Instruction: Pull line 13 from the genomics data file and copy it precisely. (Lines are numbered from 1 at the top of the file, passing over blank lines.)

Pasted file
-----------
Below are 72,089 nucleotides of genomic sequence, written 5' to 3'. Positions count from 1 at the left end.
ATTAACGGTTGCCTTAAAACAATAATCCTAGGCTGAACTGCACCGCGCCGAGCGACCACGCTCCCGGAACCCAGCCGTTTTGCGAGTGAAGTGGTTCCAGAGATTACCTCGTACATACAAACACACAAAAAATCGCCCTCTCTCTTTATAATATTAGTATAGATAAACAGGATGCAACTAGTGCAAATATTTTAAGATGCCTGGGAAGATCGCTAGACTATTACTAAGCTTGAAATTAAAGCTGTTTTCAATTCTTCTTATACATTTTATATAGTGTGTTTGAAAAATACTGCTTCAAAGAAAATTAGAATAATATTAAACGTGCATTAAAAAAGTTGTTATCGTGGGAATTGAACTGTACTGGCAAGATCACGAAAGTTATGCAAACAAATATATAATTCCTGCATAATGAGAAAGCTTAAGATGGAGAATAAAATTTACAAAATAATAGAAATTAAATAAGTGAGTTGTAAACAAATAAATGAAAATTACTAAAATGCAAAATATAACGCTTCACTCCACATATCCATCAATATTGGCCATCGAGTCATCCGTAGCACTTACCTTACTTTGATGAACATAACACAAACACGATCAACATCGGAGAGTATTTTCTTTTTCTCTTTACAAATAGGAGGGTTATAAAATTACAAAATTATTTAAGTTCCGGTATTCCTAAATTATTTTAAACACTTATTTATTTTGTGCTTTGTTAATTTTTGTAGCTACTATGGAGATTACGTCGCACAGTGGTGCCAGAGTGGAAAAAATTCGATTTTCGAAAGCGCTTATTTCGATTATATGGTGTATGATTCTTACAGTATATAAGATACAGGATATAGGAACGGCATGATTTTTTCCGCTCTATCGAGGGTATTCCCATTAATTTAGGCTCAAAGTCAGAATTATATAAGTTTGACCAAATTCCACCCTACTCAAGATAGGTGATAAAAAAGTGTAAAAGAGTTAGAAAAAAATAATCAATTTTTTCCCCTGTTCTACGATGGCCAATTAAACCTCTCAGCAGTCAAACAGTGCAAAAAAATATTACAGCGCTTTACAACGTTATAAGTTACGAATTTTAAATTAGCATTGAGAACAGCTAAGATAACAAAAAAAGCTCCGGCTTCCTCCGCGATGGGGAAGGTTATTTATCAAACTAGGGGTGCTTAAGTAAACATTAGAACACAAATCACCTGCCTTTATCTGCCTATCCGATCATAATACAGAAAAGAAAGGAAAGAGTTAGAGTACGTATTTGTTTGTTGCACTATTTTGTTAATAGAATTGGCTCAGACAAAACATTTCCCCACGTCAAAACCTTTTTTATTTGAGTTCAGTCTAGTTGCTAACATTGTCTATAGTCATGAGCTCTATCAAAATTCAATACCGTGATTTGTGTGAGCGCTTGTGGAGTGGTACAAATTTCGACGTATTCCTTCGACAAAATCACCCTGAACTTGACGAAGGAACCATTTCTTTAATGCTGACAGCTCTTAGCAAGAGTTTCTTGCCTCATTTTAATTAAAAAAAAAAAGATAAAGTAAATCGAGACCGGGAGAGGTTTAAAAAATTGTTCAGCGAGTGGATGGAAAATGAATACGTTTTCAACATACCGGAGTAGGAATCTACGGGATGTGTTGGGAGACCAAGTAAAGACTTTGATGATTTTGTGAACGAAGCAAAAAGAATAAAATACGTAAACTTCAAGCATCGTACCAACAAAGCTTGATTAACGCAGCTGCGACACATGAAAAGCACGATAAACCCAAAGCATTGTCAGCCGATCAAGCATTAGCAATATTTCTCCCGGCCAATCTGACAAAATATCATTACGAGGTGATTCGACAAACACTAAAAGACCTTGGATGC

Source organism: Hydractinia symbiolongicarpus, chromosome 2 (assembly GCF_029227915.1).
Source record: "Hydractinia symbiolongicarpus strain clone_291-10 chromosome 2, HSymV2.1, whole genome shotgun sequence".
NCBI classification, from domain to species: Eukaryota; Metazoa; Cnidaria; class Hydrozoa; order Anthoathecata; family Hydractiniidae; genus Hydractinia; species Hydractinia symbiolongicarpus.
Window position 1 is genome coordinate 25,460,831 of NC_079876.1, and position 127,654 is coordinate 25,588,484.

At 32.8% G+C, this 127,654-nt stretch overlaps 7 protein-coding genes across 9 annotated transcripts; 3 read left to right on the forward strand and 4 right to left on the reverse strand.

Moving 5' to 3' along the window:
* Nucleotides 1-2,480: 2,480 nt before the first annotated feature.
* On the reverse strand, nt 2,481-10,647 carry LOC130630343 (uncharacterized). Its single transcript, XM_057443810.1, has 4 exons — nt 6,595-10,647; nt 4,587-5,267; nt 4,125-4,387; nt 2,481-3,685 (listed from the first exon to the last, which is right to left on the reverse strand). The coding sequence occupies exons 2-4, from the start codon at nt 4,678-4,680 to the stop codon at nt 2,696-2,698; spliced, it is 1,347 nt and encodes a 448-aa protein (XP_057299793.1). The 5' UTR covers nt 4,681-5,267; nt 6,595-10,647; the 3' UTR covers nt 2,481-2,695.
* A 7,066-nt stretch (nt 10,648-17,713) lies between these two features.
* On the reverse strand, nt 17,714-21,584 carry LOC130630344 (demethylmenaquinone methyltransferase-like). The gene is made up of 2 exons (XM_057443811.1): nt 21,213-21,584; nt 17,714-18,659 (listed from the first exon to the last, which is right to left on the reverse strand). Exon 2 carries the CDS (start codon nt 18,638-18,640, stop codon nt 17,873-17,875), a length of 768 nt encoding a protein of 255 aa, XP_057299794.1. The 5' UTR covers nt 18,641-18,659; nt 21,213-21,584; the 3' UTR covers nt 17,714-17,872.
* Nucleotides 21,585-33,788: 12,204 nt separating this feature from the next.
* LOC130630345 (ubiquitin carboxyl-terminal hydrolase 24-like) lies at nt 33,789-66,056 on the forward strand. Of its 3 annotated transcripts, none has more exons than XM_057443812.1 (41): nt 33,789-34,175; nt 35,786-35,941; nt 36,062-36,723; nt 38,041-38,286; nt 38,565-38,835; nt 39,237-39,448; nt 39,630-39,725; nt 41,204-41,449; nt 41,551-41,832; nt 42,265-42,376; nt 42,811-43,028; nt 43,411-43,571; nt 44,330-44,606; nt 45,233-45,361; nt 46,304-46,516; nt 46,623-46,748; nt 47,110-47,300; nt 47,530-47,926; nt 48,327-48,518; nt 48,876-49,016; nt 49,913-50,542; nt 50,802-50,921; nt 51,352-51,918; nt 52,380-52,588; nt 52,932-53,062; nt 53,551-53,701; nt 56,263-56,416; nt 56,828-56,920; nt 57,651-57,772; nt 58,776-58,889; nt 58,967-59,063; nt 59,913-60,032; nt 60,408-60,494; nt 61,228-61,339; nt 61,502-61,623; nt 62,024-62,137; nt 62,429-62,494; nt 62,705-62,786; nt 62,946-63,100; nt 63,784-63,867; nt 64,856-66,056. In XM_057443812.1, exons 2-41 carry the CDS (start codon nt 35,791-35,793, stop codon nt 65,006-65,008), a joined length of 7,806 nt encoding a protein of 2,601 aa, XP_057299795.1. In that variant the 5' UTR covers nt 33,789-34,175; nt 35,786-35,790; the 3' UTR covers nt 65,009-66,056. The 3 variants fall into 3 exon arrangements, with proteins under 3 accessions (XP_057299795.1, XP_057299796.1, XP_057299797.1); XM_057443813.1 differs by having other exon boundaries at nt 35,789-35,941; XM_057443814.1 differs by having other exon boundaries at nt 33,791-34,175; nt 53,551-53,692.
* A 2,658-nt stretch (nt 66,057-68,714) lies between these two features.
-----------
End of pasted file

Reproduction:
* Nucleotides 21,585-33,788: 12,204 nt separating this feature from the next.